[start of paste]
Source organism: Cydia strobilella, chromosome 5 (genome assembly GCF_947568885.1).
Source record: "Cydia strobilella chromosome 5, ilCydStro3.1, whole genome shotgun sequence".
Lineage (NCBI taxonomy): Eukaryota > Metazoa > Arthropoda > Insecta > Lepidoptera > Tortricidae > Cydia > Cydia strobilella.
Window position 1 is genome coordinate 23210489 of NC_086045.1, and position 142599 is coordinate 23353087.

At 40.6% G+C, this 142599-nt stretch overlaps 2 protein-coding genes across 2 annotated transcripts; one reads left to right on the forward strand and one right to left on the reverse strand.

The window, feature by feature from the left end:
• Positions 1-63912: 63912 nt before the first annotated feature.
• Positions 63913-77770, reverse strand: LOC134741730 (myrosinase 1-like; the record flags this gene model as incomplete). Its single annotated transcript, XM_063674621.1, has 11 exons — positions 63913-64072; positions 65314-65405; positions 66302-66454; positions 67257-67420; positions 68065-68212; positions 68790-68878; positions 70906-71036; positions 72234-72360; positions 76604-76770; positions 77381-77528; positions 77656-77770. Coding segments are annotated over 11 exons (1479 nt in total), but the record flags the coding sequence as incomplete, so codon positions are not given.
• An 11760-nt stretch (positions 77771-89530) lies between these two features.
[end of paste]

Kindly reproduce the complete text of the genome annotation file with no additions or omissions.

Source organism: Cydia strobilella, chromosome 5 (genome assembly GCF_947568885.1).
Source record: "Cydia strobilella chromosome 5, ilCydStro3.1, whole genome shotgun sequence".
Lineage (NCBI taxonomy): Eukaryota > Metazoa > Arthropoda > Insecta > Lepidoptera > Tortricidae > Cydia > Cydia strobilella.
Window position 1 is genome coordinate 23210489 of NC_086045.1, and position 142599 is coordinate 23353087.

At 40.6% G+C, this 142599-nt stretch overlaps 2 protein-coding genes across 2 annotated transcripts; one reads left to right on the forward strand and one right to left on the reverse strand.

The window, feature by feature from the left end:
• Positions 1-63912: 63912 nt before the first annotated feature.
• Positions 63913-77770, reverse strand: LOC134741730 (myrosinase 1-like; the record flags this gene model as incomplete). Its single annotated transcript, XM_063674621.1, has 11 exons — positions 63913-64072; positions 65314-65405; positions 66302-66454; positions 67257-67420; positions 68065-68212; positions 68790-68878; positions 70906-71036; positions 72234-72360; positions 76604-76770; positions 77381-77528; positions 77656-77770. Coding segments are annotated over 11 exons (1479 nt in total), but the record flags the coding sequence as incomplete, so codon positions are not given.
• An 11760-nt stretch (positions 77771-89530) lies between these two features.